In rotation, the tip of the thumb is placed directly on the point to be rotated. Using your hands to practice on, turn a palm up and find the space just below the little finger. Whatever palm you choose to work on, let it rest cupped in the other palm. The fingers of the holding hand, which is also the working hand, rest under the knuckles. The thumb is going to work on the palm surface from the little finger side.
Learning the Technique
Feel under the little finger, on the palm surface. Find the undersurface of the knuckle bone and place your thumb on it. Back up to the edge of the hand and gently thumb walk over the bone, thumb walking in along the ball of the hand. You are walking horizontally across the palm. This thumb-walking movement will take about three tiny inchworm bites to reach past this bone.
Notice how the tip of the thumb drops into a space after the joint bone is passed over. If you have gone too far, you will find another bony bump, not quite as big as the first.
The five long bones in the hand are called metacarpal bones. The beginning of each bone has a head. These heads join with the ends of the fingers — the bones known as phalanges — to form the knuckles.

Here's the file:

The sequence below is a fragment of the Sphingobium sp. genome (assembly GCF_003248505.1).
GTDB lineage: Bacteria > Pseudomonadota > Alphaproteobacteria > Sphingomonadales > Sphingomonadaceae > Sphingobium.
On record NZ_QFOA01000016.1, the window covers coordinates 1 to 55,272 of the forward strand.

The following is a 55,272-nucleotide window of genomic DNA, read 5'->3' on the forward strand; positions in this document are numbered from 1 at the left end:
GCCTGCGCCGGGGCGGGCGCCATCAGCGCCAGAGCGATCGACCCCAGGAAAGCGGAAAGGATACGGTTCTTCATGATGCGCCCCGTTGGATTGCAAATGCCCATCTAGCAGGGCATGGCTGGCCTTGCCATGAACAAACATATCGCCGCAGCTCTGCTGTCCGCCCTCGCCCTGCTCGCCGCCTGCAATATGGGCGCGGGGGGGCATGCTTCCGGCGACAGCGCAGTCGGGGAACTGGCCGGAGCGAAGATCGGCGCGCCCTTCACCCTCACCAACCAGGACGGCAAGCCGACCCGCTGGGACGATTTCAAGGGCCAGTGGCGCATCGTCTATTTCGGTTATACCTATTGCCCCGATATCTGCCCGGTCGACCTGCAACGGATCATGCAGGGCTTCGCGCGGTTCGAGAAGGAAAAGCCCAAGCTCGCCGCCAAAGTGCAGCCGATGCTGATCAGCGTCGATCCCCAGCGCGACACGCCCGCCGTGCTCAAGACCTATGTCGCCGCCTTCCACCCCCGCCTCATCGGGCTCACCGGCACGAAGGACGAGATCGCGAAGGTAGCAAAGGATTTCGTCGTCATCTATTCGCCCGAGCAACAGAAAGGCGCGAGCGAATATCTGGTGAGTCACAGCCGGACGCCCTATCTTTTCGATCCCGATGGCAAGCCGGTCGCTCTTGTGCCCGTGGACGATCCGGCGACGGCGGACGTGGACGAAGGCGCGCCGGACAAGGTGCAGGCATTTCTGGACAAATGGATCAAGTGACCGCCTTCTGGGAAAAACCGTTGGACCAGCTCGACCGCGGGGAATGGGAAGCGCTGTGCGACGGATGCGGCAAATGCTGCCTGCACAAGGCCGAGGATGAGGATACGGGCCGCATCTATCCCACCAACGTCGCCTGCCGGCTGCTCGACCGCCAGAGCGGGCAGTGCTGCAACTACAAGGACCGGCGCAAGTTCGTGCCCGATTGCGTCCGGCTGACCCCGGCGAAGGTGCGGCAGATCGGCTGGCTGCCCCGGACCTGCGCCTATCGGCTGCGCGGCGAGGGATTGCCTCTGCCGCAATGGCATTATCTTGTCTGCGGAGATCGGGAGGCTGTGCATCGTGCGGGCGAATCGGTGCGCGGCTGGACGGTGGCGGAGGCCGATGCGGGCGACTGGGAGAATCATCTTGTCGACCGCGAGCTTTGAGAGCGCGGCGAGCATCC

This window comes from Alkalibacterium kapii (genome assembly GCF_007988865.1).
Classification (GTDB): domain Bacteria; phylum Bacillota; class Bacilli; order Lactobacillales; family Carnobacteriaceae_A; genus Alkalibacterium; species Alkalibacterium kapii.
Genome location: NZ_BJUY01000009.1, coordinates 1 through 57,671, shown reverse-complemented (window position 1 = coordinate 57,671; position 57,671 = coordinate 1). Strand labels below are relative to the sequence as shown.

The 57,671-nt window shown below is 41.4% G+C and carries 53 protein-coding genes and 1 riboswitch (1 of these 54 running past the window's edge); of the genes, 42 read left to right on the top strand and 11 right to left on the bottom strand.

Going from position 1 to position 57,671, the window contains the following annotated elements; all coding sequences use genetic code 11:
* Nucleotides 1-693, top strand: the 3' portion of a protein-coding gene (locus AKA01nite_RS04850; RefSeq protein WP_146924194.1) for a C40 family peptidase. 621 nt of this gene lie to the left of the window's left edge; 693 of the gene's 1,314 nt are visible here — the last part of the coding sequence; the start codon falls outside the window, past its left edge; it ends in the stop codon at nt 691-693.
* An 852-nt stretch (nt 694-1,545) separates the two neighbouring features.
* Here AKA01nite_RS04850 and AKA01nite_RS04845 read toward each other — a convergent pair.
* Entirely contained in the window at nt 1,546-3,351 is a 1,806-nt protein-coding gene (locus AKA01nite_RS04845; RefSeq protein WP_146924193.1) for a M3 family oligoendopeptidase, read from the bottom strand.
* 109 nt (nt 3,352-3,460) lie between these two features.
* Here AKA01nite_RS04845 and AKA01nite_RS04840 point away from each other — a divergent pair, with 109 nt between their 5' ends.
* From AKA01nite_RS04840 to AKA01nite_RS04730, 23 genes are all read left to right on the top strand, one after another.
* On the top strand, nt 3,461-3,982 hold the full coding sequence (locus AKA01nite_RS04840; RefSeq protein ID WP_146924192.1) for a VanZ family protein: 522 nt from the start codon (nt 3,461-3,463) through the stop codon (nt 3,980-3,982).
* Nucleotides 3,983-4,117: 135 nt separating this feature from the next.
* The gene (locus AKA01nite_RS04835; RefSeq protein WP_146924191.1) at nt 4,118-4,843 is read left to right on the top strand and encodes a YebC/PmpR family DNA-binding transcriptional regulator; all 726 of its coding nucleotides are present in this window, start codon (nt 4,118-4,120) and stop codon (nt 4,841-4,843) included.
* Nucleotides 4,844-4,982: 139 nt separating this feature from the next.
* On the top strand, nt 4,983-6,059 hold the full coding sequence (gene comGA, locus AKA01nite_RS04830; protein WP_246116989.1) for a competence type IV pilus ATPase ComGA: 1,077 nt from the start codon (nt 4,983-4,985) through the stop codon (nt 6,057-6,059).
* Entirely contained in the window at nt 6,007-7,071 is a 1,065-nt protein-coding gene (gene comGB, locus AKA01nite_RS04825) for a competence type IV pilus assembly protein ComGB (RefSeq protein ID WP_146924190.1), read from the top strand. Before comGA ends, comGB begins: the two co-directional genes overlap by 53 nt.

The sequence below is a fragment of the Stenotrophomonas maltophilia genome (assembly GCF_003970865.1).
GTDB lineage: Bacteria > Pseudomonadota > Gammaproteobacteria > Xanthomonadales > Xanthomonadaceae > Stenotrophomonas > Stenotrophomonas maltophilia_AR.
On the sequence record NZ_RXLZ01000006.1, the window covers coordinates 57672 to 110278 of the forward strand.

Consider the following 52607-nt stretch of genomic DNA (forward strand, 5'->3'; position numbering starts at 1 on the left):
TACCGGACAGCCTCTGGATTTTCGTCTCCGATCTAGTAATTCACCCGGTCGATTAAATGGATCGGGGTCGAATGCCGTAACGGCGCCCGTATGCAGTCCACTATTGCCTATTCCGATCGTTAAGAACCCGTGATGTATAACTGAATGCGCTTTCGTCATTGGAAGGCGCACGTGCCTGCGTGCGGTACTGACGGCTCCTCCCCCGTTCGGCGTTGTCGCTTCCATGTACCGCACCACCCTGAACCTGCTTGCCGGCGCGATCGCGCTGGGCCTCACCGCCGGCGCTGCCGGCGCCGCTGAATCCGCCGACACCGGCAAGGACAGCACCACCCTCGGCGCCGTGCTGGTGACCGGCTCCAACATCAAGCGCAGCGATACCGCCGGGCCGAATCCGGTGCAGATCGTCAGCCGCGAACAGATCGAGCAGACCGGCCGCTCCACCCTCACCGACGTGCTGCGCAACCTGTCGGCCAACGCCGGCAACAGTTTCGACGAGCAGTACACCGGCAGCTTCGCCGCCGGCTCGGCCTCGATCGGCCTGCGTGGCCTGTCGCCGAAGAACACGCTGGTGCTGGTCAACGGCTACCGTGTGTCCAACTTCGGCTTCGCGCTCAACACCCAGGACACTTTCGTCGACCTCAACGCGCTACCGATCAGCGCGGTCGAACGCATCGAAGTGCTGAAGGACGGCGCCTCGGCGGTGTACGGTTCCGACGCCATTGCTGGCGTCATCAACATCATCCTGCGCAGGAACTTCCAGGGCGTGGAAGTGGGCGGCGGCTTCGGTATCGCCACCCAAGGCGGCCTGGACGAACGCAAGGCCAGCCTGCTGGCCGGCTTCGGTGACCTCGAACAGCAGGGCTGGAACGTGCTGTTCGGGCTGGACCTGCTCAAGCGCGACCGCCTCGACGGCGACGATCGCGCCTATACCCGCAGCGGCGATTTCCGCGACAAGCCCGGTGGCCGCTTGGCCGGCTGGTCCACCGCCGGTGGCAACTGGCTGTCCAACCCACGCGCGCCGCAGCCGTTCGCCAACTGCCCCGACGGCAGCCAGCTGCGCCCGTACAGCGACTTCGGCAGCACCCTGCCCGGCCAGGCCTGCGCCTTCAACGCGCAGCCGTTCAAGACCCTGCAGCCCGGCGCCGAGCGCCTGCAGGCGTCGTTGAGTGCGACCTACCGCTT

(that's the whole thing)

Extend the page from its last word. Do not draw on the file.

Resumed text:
First, hold the hand steady. Then gently circle in a small rotating motion on this area. Staying right here, continue this move for about the count of three. Now press in and actually rotate the hand a bit, moving it around as the thumb holds the spot. The moving of the hand is minimal; you aren't actually turning the hand for the sake of turning. The movement of the hand is to allow the thumb to move in deeply without much force. To transition from this, move forward in a thumb walk along the rest of the area being worked.
When to Use Rotation
A reflexologist does not always rotate the foot. It depends upon what reflexes or areas are being working on. Rule of thumb, if anatomically — meaning physically — the foot cannot rotate, such as when working on the toes, do not turn. If the foot can move easily, such as when working on the solar plexus reflex, then go ahead. Again all of this will come with practice.
Rotation is a technique that allows the thumb to work steadily and directly on a reflex point. The thumb is walking along, when a reflex point is reached that needs more attention. Perhaps the skin is tougher, there is a crunchy feeling under the thumb, or the technique for this particular reflex calls for rotating in on the point. Whatever the reason, rotation feels great to the receiver.